Editor’s note: This series will run weekly throughout 2016 to highlight Bartlett’s history in honor of its 150th anniversary this year.
W. J. Freeman was a Bartlett alderman longer than anyone else in Bartlett history, serving for 32 years.
He was sworn in Jan. 1, 1957, when Bartlett was a small town of 500 people, and he retired in 1992 at the age of 85 with the city having a population of 28,000.
He helped guide the city through the some exciting and turbulent times. He retired as alderman but took on the part-time job of city treasurer and visited City Hall often. When he retired, Mayor Ken Fulmar said, “He was an influential part of this city and was a great statesman who will be missed.” W. J. Freeman Park was named in his honor.
William Joseph Freeman (Jody) was born in Bartlett in 1907 at 3101 Sycamore View Road. His parents were William Allen Freeman and Joe Becker Smith Freeman. His mother died early and he was raised by his paternal grandparents from age 12. Growing up he went to Bartlett School and was Bartlett’s paper boy. His job was to meet the train from Memphis every day at 6:20 p.m., roll the papers and then throw them. He delivered them on horseback and said the horse knew the route as well as he did. He also worked at Tatum’s grocery store and would help deliver 25- and 50-pound chunks of ice up and down the streets of town.
Twenty-one seniors graduated with Freeman in the Class of 1925. He said he might have been a great football star, but the new school did not have a team until 1926. He continued his schooling at South-western at Memphis and Union University and was a member of Sigma Alpha Epsilon Fraternity at Union. He responded to an ad for a job with Buckeye Cellulose, which started his career and continued with Proctor and Gamble and Ralston Purina. He retired in 1970 after 45 years.
He was a charter member of the Bartlett Lions Club, a member of the Masonic Temple and a member of Bartlett Baptist Church.
Jody and Mary Ann Blakely were married in 1935. She had moved to Bartlett when she was eight but considered herself a native. Her parents were Louis LeRoy Blakely and Mary Francis Dye Blakely, and they lived on Sycamore View Road. She attended Bartlett High School and loved sports, playing on the basketball team.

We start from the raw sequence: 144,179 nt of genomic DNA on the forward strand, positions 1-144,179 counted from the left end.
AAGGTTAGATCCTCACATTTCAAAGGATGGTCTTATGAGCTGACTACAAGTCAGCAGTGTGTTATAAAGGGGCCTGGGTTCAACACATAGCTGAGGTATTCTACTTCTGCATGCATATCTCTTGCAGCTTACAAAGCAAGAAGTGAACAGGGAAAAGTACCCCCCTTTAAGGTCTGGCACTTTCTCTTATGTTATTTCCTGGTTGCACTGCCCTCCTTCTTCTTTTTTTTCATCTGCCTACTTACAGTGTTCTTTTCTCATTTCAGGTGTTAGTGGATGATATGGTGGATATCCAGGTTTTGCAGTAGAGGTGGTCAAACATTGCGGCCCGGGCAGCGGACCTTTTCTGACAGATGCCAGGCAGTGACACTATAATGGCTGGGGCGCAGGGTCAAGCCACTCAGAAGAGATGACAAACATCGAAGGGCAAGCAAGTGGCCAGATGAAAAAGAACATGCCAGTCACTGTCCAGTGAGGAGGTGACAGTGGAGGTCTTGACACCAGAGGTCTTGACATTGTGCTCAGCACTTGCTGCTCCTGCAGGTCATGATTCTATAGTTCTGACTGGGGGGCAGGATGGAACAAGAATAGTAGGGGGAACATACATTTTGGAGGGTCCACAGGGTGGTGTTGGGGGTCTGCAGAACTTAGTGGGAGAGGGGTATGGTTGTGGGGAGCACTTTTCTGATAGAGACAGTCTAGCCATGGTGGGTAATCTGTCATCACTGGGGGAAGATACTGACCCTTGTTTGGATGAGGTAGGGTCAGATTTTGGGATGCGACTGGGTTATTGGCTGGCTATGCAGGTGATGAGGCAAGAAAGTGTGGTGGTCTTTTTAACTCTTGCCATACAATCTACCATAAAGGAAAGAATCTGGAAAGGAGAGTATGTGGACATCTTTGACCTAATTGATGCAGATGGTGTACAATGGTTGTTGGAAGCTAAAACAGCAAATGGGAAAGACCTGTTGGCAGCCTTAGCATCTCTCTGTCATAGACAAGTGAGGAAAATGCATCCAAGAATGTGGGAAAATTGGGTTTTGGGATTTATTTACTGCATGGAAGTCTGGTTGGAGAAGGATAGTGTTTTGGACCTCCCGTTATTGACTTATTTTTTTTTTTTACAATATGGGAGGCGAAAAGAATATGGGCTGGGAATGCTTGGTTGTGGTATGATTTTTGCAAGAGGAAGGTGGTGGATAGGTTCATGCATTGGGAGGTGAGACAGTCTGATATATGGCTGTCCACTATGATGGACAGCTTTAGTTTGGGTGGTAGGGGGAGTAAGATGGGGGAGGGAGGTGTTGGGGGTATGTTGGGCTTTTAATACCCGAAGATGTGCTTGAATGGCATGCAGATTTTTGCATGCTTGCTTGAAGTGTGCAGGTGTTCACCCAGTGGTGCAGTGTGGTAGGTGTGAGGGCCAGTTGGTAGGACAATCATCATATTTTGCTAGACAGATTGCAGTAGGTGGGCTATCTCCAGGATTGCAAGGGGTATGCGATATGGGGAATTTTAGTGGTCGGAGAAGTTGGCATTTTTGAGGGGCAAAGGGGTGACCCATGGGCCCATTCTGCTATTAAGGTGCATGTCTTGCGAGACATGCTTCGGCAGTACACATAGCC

The Freemans had two daughters, JoAnn and Ginger, and as a mother Mrs. Freeman served in many capacities in the PTA. She was active in the Bartlett Garden Club and raised beautiful prize roses that she shared with friends and neighbors. As a member of Bartlett Baptist Church she taught Sunday School, sang in the choir and taught Vacation Bible School. Mrs. Freeman was widely known for her painting, especially her china painting, as well as hand-crocheted afghans and little dolls. Many young children were introduced to painting and crafts under her direction.
In an article in The Bartlett Express in 1982, the Freemans lovingly recalled a time when “everybody knew everybody else in Bartlett. There was more distance between houses, but less between people. It seems people were out, moving around, socializing more.”
They continued, “The church was the social center of the small community. Everybody met at church. We’d have dinner on the grounds on Sundays and good ol’ revivals in the summer. A tower behind the church held the bell that pealed an invitation to churchgoers.”
During the first four years of their marriage, Freeman traveled in his job, but when his wife became pregnant with their first child they came back home and build a house at 3114 Court Street, on the corner of Court Street and Blackwell.
There they raised their family, which expanded to include grandchildren and great grandchildren. They had been married for 53 years when Mrs. Freeman passed away in 1989. He Freeman passed away in 1999.
They are buried in Forest Hill East Cemetery. Both their daughters, JoAnn Freeman Jones and Ginger Freeman Holt, and several grandchildren live in Bartlett.